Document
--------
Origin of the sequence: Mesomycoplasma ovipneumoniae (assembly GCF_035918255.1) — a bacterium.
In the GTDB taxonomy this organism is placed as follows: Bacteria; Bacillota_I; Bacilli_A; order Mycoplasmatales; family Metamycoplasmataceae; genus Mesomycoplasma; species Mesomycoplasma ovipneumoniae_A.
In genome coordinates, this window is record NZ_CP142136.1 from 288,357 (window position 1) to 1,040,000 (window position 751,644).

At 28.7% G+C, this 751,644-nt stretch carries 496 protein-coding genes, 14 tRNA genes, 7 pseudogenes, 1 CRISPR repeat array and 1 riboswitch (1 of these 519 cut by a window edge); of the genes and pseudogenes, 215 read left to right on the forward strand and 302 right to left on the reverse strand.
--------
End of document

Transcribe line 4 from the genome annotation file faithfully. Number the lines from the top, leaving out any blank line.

At 28.7% G+C, this 751,644-nt stretch carries 496 protein-coding genes, 14 tRNA genes, 7 pseudogenes, 1 CRISPR repeat array and 1 riboswitch (1 of these 519 cut by a window edge); of the genes and pseudogenes, 215 read left to right on the forward strand and 302 right to left on the reverse strand.